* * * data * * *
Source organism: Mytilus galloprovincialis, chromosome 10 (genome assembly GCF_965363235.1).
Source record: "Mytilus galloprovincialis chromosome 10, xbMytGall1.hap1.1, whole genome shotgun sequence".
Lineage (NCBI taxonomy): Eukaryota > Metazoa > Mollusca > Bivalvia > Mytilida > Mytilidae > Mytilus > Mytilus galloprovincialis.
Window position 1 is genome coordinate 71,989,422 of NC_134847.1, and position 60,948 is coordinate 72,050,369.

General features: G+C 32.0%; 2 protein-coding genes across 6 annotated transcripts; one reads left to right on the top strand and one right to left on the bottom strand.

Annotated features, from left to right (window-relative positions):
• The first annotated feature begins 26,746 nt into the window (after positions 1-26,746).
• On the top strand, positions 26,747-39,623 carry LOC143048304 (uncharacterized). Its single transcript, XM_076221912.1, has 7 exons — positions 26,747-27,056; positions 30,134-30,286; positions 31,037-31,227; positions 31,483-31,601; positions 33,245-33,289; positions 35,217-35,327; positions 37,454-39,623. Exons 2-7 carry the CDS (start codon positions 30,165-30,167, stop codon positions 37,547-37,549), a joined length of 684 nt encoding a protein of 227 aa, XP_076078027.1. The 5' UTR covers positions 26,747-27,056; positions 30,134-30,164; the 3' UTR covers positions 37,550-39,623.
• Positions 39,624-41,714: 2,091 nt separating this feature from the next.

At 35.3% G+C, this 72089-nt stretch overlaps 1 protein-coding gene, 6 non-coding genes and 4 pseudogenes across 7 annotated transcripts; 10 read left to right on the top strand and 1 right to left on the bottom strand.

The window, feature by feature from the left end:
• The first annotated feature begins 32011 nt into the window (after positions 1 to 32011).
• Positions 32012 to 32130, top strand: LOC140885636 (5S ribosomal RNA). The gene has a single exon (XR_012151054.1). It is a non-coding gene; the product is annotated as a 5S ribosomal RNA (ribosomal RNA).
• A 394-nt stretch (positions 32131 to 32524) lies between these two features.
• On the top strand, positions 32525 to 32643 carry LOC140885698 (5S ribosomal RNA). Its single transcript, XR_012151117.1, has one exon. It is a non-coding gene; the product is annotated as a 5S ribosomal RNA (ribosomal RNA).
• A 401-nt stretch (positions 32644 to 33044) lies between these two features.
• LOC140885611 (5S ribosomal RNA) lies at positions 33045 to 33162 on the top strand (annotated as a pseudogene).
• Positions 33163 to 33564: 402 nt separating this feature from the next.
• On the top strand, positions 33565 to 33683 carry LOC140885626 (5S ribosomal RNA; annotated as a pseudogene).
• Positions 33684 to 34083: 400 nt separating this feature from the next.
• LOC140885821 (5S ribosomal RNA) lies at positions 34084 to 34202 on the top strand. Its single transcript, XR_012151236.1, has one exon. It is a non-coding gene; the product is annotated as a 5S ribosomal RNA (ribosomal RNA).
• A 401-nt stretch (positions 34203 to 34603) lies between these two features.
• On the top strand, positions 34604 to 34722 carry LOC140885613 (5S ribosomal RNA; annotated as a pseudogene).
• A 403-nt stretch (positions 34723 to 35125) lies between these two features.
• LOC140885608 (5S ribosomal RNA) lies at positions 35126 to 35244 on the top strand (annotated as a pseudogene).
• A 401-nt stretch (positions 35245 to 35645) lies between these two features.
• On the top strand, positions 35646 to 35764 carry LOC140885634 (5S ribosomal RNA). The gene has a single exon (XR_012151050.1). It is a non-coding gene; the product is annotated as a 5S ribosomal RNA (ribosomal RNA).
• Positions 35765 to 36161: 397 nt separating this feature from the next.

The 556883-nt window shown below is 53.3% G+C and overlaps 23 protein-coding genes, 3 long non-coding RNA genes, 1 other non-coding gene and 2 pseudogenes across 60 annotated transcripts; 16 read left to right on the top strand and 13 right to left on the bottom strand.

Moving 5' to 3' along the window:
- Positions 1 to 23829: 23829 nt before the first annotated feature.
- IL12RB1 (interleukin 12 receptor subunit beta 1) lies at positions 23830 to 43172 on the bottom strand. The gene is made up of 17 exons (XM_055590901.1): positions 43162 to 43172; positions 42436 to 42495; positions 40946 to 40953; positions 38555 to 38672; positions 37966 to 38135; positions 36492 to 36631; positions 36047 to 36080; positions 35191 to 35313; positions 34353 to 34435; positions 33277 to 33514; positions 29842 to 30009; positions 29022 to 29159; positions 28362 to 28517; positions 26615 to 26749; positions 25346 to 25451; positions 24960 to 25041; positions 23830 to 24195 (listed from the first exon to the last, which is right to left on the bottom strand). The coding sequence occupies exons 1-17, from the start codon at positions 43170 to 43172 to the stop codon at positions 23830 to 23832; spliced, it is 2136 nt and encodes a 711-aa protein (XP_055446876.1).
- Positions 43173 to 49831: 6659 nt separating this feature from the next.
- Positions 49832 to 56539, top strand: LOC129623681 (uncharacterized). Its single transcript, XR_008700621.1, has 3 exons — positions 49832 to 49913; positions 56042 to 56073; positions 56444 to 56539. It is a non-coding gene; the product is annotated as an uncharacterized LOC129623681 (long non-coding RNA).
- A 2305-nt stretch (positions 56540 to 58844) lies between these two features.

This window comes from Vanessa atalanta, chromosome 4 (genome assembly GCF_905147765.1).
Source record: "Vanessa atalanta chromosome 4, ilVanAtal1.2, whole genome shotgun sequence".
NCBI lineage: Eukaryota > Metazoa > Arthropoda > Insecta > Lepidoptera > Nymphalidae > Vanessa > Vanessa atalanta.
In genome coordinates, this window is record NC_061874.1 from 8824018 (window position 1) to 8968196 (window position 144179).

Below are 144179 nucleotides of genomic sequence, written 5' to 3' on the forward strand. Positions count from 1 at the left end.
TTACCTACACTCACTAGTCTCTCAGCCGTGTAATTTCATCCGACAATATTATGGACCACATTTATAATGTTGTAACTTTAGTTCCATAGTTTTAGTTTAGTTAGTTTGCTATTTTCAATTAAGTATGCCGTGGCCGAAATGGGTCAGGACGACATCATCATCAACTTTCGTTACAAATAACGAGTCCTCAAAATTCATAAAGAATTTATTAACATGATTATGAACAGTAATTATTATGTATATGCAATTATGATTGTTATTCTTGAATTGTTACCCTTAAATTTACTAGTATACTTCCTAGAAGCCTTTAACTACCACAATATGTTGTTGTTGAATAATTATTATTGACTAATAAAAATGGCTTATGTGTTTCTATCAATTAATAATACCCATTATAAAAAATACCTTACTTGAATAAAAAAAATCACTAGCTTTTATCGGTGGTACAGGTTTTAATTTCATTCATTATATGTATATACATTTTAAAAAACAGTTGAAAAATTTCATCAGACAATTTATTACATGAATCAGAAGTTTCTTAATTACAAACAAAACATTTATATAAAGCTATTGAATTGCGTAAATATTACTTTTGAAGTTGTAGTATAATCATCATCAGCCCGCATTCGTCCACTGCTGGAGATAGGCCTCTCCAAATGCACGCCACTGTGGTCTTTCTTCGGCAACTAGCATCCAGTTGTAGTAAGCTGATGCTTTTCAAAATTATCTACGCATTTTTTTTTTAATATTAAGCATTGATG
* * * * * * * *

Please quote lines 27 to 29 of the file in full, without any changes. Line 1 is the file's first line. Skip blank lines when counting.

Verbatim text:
• On the top strand, positions 35646 to 35764 carry LOC140885634 (5S ribosomal RNA). The gene has a single exon (XR_012151050.1). It is a non-coding gene; the product is annotated as a 5S ribosomal RNA (ribosomal RNA).
• Positions 35765 to 36161: 397 nt separating this feature from the next.

The 556883-nt window shown below is 53.3% G+C and overlaps 23 protein-coding genes, 3 long non-coding RNA genes, 1 other non-coding gene and 2 pseudogenes across 60 annotated transcripts; 16 read left to right on the top strand and 13 right to left on the bottom strand.